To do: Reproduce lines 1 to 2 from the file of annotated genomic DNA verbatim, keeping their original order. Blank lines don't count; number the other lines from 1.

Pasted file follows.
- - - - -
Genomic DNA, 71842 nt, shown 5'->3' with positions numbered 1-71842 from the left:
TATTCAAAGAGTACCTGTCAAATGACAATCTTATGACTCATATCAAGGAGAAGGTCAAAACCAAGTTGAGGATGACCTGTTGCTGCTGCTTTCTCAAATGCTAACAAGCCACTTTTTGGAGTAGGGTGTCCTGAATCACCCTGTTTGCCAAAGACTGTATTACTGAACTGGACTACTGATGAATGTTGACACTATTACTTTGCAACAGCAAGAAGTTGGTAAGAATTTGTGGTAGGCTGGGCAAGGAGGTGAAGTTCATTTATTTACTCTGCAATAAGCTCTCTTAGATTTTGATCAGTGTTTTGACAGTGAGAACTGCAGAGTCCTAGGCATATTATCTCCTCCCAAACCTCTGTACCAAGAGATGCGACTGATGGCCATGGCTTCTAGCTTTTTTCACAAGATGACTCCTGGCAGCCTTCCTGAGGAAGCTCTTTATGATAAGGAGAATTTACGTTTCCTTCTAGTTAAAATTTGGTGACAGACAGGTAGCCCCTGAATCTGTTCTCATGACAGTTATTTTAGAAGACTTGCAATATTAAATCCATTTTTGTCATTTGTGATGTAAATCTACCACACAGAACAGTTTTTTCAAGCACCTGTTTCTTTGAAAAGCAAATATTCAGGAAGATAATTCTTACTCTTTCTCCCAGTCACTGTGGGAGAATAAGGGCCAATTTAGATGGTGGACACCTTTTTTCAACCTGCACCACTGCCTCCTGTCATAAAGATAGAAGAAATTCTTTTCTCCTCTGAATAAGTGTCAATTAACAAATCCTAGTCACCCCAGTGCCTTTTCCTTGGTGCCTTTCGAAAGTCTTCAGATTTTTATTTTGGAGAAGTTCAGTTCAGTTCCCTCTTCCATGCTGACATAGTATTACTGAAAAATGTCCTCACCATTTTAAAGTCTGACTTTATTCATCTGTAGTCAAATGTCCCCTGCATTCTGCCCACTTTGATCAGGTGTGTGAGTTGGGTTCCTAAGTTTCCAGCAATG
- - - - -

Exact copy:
Genomic DNA, 71842 nt, shown 5'->3' with positions numbered 1-71842 from the left:
TATTCAAAGAGTACCTGTCAAATGACAATCTTATGACTCATATCAAGGAGAAGGTCAAAACCAAGTTGAGGATGACCTGTTGCTGCTGCTTTCTCAAATGCTAACAAGCCACTTTTTGGAGTAGGGTGTCCTGAATCACCCTGTTTGCCAAAGACTGTATTACTGAACTGGACTACTGATGAATGTTGACACTATTACTTTGCAACAGCAAGAAGTTGGTAAGAATTTGTGGTAGGCTGGGCAAGGAGGTGAAGTTCATTTATTTACTCTGCAATAAGCTCTCTTAGATTTTGATCAGTGTTTTGACAGTGAGAACTGCAGAGTCCTAGGCATATTATCTCCTCCCAAACCTCTGTACCAAGAGATGCGACTGATGGCCATGGCTTCTAGCTTTTTTCACAAGATGACTCCTGGCAGCCTTCCTGAGGAAGCTCTTTATGATAAGGAGAATTTACGTTTCCTTCTAGTTAAAATTTGGTGACAGACAGGTAGCCCCTGAATCTGTTCTCATGACAGTTATTTTAGAAGACTTGCAATATTAAATCCATTTTTGTCATTTGTGATGTAAATCTACCACACAGAACAGTTTTTTCAAGCACCTGTTTCTTTGAAAAGCAAATATTCAGGAAGATAATTCTTACTCTTTCTCCCAGTCACTGTGGGAGAATAAGGGCCAATTTAGATGGTGGACACCTTTTTTCAACCTGCACCACTGCCTCCTGTCATAAAGATAGAAGAAATTCTTTTCTCCTCTGAATAAGTGTCAATTAACAAATCCTAGTCACCCCAGTGCCTTTTCCTTGGTGCCTTTCGAAAGTCTTCAGATTTTTATTTTGGAGAAGTTCAGTTCAGTTCCCTCTTCCATGCTGACATAGTATTACTGAAAAATGTCCTCACCATTTTAAAGTCTGACTTTATTCATCTGTAGTCAAATGTCCCCTGCATTCTGCCCACTTTGATCAGGTGTGTGAGTTGGGTTCCTAAGTTTCCAGCAATG